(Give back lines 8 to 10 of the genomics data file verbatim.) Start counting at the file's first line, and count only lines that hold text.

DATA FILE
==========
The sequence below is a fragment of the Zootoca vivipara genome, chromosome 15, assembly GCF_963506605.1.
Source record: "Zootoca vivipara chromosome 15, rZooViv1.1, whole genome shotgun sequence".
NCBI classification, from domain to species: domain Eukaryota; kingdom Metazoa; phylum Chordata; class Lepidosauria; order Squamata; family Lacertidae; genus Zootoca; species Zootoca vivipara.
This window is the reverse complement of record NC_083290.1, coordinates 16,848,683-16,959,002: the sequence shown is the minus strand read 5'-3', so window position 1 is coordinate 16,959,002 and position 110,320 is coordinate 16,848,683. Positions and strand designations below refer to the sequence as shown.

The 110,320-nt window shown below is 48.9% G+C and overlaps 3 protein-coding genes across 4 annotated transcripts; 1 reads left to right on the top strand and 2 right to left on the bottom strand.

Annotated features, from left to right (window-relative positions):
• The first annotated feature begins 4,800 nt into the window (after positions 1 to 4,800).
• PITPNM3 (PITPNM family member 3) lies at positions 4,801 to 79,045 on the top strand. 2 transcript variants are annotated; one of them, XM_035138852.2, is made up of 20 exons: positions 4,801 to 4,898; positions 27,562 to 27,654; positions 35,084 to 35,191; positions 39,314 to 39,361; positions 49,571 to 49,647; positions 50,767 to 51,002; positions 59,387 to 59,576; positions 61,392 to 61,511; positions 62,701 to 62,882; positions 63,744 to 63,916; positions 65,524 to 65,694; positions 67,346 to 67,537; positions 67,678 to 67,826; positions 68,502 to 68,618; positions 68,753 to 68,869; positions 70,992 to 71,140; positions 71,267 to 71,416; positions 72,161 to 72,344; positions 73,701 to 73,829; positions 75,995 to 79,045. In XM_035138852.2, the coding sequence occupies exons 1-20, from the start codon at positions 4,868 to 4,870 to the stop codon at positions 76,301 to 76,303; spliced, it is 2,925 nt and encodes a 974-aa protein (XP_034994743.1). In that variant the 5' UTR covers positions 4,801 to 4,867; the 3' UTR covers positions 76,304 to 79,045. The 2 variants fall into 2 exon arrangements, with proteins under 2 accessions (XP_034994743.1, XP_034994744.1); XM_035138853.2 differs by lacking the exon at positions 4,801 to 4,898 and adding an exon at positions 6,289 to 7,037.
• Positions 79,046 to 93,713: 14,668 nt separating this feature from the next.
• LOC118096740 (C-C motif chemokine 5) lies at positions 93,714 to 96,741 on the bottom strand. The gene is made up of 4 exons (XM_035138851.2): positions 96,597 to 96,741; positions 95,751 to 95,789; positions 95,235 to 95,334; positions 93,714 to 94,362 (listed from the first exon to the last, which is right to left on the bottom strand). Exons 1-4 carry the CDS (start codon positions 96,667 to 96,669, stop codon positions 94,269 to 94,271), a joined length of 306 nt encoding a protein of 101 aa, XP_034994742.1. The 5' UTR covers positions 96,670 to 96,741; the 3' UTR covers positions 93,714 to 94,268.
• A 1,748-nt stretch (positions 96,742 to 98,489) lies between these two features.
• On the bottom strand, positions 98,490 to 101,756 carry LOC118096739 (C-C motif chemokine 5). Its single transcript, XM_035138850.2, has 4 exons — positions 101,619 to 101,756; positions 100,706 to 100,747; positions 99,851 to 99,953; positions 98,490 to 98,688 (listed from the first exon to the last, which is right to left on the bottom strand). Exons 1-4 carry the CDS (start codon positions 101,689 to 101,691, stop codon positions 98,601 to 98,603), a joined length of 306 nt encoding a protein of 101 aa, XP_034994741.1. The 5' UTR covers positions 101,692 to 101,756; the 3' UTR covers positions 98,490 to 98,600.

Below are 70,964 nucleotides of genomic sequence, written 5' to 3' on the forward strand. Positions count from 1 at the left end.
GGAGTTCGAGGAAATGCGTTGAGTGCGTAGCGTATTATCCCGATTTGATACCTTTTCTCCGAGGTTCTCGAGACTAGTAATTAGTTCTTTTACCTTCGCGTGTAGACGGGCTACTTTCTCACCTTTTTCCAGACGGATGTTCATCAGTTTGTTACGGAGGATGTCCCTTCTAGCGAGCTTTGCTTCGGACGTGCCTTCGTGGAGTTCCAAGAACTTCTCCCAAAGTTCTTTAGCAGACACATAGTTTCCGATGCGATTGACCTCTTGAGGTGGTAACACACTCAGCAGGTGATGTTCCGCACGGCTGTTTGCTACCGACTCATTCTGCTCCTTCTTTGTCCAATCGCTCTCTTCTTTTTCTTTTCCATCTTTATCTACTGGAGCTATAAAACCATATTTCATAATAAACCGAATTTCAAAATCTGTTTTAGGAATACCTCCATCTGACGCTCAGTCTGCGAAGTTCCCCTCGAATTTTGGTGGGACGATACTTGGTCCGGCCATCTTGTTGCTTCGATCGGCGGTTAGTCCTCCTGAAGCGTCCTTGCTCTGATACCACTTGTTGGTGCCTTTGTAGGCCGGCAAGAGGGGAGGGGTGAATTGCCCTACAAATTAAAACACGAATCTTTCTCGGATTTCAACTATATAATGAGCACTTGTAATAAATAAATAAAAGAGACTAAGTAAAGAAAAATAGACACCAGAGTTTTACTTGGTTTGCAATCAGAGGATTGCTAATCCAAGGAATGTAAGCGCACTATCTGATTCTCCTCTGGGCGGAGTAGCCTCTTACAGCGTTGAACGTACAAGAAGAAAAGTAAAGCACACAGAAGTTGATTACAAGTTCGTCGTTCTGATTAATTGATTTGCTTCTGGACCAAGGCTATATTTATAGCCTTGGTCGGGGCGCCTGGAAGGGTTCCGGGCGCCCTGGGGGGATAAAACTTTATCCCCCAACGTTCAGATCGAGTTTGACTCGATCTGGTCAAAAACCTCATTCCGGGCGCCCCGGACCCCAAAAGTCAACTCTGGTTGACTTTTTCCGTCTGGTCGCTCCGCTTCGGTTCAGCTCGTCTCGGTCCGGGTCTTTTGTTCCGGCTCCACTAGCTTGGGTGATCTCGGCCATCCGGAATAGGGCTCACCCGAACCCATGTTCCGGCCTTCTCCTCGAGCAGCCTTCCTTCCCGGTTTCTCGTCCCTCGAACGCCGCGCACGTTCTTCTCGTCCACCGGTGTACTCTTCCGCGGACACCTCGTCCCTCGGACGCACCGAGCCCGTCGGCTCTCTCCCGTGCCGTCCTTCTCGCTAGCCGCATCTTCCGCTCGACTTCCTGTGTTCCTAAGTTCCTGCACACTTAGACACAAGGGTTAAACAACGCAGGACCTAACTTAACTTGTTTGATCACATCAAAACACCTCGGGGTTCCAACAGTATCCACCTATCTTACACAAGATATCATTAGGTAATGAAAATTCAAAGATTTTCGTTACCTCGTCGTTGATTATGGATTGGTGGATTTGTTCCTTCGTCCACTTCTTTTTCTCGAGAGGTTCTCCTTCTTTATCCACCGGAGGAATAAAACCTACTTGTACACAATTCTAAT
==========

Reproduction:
• PITPNM3 (PITPNM family member 3) lies at positions 4,801 to 79,045 on the top strand. 2 transcript variants are annotated; one of them, XM_035138852.2, is made up of 20 exons: positions 4,801 to 4,898; positions 27,562 to 27,654; positions 35,084 to 35,191; positions 39,314 to 39,361; positions 49,571 to 49,647; positions 50,767 to 51,002; positions 59,387 to 59,576; positions 61,392 to 61,511; positions 62,701 to 62,882; positions 63,744 to 63,916; positions 65,524 to 65,694; positions 67,346 to 67,537; positions 67,678 to 67,826; positions 68,502 to 68,618; positions 68,753 to 68,869; positions 70,992 to 71,140; positions 71,267 to 71,416; positions 72,161 to 72,344; positions 73,701 to 73,829; positions 75,995 to 79,045. In XM_035138852.2, the coding sequence occupies exons 1-20, from the start codon at positions 4,868 to 4,870 to the stop codon at positions 76,301 to 76,303; spliced, it is 2,925 nt and encodes a 974-aa protein (XP_034994743.1). In that variant the 5' UTR covers positions 4,801 to 4,867; the 3' UTR covers positions 76,304 to 79,045. The 2 variants fall into 2 exon arrangements, with proteins under 2 accessions (XP_034994743.1, XP_034994744.1); XM_035138853.2 differs by lacking the exon at positions 4,801 to 4,898 and adding an exon at positions 6,289 to 7,037.
• Positions 79,046 to 93,713: 14,668 nt separating this feature from the next.
• LOC118096740 (C-C motif chemokine 5) lies at positions 93,714 to 96,741 on the bottom strand. The gene is made up of 4 exons (XM_035138851.2): positions 96,597 to 96,741; positions 95,751 to 95,789; positions 95,235 to 95,334; positions 93,714 to 94,362 (listed from the first exon to the last, which is right to left on the bottom strand). Exons 1-4 carry the CDS (start codon positions 96,667 to 96,669, stop codon positions 94,269 to 94,271), a joined length of 306 nt encoding a protein of 101 aa, XP_034994742.1. The 5' UTR covers positions 96,670 to 96,741; the 3' UTR covers positions 93,714 to 94,268.